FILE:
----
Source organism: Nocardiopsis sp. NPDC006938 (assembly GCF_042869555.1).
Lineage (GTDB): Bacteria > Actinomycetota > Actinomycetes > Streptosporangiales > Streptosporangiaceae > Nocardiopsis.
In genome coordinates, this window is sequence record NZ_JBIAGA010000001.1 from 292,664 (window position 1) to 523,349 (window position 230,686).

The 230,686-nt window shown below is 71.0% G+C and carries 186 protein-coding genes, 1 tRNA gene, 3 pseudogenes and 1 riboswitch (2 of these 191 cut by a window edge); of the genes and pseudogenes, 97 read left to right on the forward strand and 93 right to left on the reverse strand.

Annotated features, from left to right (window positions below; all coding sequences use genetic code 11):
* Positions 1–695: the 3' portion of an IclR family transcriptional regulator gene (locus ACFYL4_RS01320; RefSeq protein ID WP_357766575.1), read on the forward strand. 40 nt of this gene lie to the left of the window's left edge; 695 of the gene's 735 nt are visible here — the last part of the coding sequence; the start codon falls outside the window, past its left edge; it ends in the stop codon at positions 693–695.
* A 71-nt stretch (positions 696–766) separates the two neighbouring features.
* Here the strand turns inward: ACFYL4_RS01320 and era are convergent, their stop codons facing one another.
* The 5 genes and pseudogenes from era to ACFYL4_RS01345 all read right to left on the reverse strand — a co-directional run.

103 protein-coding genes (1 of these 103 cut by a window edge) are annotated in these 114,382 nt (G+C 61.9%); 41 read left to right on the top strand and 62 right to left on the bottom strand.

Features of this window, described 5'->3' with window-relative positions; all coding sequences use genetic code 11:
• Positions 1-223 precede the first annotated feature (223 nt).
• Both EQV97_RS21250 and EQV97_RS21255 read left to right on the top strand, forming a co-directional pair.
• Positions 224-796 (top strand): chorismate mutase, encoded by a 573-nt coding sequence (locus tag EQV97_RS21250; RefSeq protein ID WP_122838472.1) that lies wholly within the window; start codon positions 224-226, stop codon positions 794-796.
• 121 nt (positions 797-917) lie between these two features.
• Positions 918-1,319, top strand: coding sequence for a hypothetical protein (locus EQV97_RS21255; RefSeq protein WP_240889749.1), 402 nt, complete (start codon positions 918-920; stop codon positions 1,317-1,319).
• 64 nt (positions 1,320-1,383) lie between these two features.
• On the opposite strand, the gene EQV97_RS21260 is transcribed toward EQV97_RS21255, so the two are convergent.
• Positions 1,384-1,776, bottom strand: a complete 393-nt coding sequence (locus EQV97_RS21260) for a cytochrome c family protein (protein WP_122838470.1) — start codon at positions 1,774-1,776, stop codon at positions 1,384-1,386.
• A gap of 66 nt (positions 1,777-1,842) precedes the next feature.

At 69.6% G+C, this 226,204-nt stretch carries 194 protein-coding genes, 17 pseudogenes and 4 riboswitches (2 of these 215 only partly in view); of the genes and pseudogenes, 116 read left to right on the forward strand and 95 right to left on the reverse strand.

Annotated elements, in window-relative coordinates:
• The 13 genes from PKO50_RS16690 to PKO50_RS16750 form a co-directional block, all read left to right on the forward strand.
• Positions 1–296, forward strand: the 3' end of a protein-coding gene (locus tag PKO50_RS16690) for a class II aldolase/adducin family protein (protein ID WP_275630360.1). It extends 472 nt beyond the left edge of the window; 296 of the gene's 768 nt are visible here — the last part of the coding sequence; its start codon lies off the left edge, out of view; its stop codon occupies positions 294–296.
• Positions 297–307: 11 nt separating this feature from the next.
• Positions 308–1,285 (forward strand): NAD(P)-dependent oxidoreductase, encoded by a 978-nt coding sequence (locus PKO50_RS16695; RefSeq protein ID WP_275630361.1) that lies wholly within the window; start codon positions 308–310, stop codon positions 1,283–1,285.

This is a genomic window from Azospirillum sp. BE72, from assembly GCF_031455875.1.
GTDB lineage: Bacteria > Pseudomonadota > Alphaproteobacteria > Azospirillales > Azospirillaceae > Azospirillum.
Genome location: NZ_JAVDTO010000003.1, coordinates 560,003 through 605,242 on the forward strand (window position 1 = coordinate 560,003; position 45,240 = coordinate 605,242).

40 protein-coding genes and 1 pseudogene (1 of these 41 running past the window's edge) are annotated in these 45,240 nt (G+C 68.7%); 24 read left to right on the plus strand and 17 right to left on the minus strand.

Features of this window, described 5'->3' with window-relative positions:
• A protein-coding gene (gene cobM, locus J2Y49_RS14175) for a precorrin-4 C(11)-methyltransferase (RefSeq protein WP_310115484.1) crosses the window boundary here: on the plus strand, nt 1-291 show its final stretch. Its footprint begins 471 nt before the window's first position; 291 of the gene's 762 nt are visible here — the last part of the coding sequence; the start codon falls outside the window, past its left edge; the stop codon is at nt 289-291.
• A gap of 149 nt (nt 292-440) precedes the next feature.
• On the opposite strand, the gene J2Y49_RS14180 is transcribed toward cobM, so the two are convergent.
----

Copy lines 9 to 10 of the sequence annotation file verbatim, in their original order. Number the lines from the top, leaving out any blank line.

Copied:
* The 5 genes and pseudogenes from era to ACFYL4_RS01345 all read right to left on the reverse strand — a co-directional run.

103 protein-coding genes (1 of these 103 cut by a window edge) are annotated in these 114,382 nt (G+C 61.9%); 41 read left to right on the top strand and 62 right to left on the bottom strand.